I normally eat a banana for breakfast. Bananas are a great source for potassium and taste good. My dogs don’t understand bananas. They think they like it when I offer them a piece, but quickly spit it to the ground after realizing it didn’t taste as good as it smelled. Words (and fruit) are arbitrary to a dog. Just because we tell our dogs to “stop it” or “no” doesn’t mean they understand. Believe it or not, there are a lot of adult dogs out there that don’t have a good handle on what their name is. You read that right: just because we name a dog “Fido” doesn’t mean he understands it. A dog must be properly taught its name and what it should do when it hears it (which is to look at the person that said it). Even if the dog truly knows its name, it doesn’t view it the same way we do. Despite what we see in animated films, the dog doesn’t introduce himself to others using his name like us two-legged folk. He associates the hearing of his name with what happened next.
This is where things start to get interesting, so let’s perform a test. Pick a word, any word the dog doesn’t know. I’m going to use the word binder. This word means nothing the first few times I say it to the dog, but if the dog receives a tasty snack after hearing the word binder, they start making a connection. Repeat the process of saying the word binder, followed by the giving of a savory morsel a few hundred times, and now the dog associates the word with the subsequent action. We have taken an arbitrary word (binder) and turned it into a conditioned response of the dog waiting by the cookie jar. This is one way dogs learn. The word binder is now powerful in that dog’s world because he loves treats.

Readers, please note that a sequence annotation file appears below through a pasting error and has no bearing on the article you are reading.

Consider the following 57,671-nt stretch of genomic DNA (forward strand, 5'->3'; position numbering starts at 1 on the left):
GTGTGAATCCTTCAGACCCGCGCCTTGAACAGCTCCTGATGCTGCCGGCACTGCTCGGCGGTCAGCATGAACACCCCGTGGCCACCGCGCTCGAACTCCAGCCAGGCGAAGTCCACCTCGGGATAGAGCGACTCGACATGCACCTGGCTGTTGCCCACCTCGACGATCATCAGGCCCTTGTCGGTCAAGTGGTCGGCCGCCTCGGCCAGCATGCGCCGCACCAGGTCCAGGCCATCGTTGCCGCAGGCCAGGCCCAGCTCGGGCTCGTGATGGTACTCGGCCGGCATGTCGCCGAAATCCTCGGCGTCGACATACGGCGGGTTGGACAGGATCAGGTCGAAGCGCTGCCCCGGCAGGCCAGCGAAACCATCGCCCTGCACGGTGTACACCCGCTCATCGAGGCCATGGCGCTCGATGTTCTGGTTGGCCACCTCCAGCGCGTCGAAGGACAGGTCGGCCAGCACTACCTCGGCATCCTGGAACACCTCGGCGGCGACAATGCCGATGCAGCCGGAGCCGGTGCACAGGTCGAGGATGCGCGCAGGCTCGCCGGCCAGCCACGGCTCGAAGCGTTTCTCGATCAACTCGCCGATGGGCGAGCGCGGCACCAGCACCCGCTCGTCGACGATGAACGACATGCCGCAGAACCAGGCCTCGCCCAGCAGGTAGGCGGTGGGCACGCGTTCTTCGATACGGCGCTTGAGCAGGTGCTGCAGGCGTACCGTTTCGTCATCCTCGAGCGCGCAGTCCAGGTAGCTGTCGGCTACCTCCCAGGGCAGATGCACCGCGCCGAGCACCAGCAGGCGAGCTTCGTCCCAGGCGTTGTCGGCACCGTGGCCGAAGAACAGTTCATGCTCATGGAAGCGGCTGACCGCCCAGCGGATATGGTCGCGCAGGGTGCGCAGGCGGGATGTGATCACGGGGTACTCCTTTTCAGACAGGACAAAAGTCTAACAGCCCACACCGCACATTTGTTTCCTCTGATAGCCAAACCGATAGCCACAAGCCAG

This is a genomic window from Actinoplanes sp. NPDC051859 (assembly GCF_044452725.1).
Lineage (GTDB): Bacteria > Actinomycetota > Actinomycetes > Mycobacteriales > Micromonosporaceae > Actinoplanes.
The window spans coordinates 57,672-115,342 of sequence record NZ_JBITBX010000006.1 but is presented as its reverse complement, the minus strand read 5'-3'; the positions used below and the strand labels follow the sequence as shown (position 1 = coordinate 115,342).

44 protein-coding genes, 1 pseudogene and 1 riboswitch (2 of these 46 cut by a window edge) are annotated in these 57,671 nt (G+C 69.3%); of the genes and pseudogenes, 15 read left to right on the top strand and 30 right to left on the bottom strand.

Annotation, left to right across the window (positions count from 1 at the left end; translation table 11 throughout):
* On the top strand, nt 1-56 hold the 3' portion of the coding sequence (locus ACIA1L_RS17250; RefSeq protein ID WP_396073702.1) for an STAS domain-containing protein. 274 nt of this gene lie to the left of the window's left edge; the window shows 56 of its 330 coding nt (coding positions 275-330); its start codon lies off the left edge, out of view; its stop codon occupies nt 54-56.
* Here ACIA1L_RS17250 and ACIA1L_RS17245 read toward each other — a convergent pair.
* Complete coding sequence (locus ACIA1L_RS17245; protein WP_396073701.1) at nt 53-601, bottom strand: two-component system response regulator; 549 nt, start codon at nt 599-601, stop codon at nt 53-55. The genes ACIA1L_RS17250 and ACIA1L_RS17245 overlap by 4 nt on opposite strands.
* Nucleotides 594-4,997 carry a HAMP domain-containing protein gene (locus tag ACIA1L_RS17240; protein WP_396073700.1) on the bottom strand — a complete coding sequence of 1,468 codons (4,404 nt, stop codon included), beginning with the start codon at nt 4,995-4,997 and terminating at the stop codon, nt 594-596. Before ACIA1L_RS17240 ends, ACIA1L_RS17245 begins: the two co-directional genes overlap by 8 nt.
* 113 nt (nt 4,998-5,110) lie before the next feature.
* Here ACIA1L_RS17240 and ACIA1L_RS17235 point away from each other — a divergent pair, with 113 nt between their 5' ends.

Now we throw a wrench into our newly learned word. We are going to continue to say the word binder, but now there will be no treat given after the word. Repeat that process a hundred times (give or take) and the word will lose its meaning. You took away the motivator that excited the dog about the word. The word is arbitrary again the same way it was the first time he heard it. This goes for every word we teach our dog. If we stay consistent, so does our dog’s reaction. If you give the word sit a positive connection, the dog is likely to perform because he enjoys the outcome. If you say the word no and follow it with something the dog doesn’t like, he learns to stop doing that thing when he hears it. These are weighted words. We have taken these light and airy and meaningless words and placed a positive or negative outcome with them. Now they carry weight and mean something to you and your dog. And this ladies and gentlemen is the crux of dog training-opening the line of communication.
You understand the dog and the dog understands you. Speaking to your dog in full sentences and expecting comprehension is like someone speaking Latin to you and expecting the same result. We may be able to use context clues to help determine roughly what is being said (tone of voice, rate of diction, hand gestures, etc) but it’s mostly just a dead language to us and dogs. That said, I have entire conversations with my dogs (they are great secret keepers!). Don’t lie, we’ve all done it, and a lot of times letting it out is the most helpful. Remember they can read your tone and body language, just not the paragraphs coming from your mouth.
In conclusion, can you communicate with your dog? Yes. Can you give a word meaning to your dog? Yes. How can you do these things? Call me ;).
Til’ next time, pup lovers.